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Ute Tribe, U. of U. reach new agreement over name

University of Utah president, top Ute official agree on efforts to help young tribal members.

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Pershing said she’s right, that when he first became president, "I thought we might move further away from that," he said. "But this agreement is not about the drum and feather; this is about the name of the tribe, of our teams."

Howell said the school’s use of the Ute name is very popular on the reservation. Children wear the Utah jerseys in youth football and seniors have U. license plates, he said.

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American Indians are the U.’s smallest ethnic group. Just 171 of 31,520 U. students identified as American Indians in the 2012-13 school year.

More than 40 years ago, the U.’s athletics teams were often referred to using a slang for Native Americans that some consider derogatory. In one vulgar example, a 1963 football media guide cover depicts a horseback band of football players firing arrows at a traveling stage coach.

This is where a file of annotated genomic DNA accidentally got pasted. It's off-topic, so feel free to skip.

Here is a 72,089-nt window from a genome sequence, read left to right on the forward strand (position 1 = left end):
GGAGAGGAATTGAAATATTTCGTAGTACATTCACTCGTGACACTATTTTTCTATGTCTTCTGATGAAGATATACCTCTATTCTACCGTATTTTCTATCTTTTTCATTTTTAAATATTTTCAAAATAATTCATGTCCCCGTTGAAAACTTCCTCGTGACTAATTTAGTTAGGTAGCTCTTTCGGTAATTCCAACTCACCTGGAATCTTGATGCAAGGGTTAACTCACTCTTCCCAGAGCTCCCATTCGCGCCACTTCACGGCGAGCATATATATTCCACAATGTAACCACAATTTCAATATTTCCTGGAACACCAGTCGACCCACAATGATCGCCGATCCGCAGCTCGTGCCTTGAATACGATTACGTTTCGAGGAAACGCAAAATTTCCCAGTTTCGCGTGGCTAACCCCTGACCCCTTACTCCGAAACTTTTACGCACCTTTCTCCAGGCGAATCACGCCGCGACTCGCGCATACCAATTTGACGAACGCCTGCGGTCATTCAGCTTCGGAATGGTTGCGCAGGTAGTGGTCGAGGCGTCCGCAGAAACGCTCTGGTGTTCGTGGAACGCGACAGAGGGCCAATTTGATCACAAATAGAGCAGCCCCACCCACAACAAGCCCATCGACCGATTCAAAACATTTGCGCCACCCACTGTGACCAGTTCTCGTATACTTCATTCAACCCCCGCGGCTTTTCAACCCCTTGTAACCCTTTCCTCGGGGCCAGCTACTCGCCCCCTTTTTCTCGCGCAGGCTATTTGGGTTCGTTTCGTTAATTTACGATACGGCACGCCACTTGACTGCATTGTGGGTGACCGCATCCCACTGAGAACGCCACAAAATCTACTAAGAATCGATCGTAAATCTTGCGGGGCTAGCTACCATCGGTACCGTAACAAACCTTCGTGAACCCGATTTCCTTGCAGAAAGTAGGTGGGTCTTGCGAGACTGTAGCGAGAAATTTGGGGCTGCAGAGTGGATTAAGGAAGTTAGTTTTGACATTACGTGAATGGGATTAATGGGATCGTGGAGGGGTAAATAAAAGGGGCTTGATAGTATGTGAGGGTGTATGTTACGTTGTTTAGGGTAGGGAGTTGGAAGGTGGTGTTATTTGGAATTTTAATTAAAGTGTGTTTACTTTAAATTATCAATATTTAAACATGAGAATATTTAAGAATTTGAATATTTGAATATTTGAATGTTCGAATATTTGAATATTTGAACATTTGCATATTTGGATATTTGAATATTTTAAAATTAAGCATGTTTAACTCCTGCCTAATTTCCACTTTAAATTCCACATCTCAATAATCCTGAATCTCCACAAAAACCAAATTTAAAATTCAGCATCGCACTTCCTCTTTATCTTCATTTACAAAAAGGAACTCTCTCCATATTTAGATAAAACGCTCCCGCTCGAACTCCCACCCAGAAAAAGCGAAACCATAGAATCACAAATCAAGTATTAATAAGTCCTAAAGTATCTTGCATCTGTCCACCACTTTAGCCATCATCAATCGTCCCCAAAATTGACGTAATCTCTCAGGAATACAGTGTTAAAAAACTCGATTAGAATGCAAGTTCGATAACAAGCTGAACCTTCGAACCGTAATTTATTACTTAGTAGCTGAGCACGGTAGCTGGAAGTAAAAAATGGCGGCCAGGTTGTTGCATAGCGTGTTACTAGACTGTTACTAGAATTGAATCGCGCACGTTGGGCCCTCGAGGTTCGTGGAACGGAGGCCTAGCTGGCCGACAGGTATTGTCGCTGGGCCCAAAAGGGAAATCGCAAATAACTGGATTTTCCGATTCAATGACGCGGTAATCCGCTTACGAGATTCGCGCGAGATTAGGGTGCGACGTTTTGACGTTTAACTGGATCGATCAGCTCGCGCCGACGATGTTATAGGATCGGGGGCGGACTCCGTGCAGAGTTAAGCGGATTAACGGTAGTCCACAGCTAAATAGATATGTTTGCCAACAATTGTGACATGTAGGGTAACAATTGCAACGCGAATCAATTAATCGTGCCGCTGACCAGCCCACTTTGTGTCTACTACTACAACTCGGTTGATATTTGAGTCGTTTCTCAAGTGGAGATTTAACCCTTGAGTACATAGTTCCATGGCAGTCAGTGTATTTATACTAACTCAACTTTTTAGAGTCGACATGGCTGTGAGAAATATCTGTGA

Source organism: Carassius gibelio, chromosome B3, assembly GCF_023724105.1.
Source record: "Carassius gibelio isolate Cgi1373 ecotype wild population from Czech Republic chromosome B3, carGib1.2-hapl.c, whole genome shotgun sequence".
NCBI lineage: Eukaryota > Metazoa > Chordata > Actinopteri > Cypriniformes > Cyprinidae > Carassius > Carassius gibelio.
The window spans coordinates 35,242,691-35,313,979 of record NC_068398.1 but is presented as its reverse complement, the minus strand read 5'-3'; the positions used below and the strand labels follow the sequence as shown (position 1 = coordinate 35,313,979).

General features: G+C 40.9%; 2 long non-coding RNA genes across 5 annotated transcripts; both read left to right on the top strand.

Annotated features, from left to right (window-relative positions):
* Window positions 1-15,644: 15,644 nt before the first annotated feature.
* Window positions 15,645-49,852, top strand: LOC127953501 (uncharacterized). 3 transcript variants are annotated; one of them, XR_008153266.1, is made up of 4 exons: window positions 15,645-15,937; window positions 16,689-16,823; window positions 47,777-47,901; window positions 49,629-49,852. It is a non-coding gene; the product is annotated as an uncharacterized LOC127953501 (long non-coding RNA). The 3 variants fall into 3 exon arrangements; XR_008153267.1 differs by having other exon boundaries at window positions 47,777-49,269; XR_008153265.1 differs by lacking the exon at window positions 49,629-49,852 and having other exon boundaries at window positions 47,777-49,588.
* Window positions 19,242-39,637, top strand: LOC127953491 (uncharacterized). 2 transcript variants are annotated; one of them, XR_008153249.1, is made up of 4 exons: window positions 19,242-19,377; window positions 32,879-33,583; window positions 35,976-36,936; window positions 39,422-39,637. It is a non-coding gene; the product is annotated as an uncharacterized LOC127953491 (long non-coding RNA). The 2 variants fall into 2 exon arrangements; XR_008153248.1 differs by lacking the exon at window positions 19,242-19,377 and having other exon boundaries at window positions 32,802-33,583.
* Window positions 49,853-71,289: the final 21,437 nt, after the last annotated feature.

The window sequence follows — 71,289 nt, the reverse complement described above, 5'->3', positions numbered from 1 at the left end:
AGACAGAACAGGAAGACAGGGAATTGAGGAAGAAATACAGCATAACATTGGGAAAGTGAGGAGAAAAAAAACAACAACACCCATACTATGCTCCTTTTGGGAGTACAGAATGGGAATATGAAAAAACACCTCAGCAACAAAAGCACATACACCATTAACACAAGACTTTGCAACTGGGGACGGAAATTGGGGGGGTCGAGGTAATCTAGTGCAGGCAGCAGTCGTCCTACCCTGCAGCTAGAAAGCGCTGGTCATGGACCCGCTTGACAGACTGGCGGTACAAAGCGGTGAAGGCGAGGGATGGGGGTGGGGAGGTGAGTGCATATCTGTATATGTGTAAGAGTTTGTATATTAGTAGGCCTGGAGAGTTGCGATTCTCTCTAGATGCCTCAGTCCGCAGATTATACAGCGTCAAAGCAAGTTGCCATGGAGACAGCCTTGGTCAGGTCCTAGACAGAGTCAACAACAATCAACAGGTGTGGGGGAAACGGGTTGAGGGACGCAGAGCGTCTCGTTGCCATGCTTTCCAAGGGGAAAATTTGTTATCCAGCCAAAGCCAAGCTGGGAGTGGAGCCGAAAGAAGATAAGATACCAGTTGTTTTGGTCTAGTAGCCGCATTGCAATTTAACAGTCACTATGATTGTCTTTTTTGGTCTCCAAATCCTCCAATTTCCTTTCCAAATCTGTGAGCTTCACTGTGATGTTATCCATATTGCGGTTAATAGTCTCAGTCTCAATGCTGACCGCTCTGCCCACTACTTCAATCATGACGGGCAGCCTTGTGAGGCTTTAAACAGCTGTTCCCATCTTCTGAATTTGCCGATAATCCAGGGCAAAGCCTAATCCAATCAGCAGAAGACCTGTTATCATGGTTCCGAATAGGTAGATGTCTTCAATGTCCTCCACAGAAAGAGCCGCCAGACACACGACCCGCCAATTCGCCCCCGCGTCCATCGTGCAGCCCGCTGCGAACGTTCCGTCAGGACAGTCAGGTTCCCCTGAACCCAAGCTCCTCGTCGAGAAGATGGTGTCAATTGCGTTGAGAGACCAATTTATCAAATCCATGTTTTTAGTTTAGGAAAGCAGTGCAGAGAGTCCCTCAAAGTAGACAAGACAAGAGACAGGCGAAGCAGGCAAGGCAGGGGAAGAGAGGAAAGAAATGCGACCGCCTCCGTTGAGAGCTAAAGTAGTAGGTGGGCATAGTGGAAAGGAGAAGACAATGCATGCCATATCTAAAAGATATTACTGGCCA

In 1972, the U. reached an agreement with the Ute Tribe to instead adopt the nickname "Runnin’ Utes," but through the mid-1980s the U. continued to have a "Crimson Warrior" ride onto the field at football games and drive a spear into a hay bale.

In 2005, the NCAA attempted to restrict the U.’s use of the Utes nickname, but the school appealed on the grounds that the name was appropriate, given that it had a good relationship with the tribe. The NCAA agreed.

The U. has opted more frequently in recent years for the "Block U" symbol over the drum and feather — or as the university calls it, the "circle and feather."

View the MOU at admin.utah.edu/ute-mou.

Tribune reporter Lindsay Whitehurst contributed to this story.


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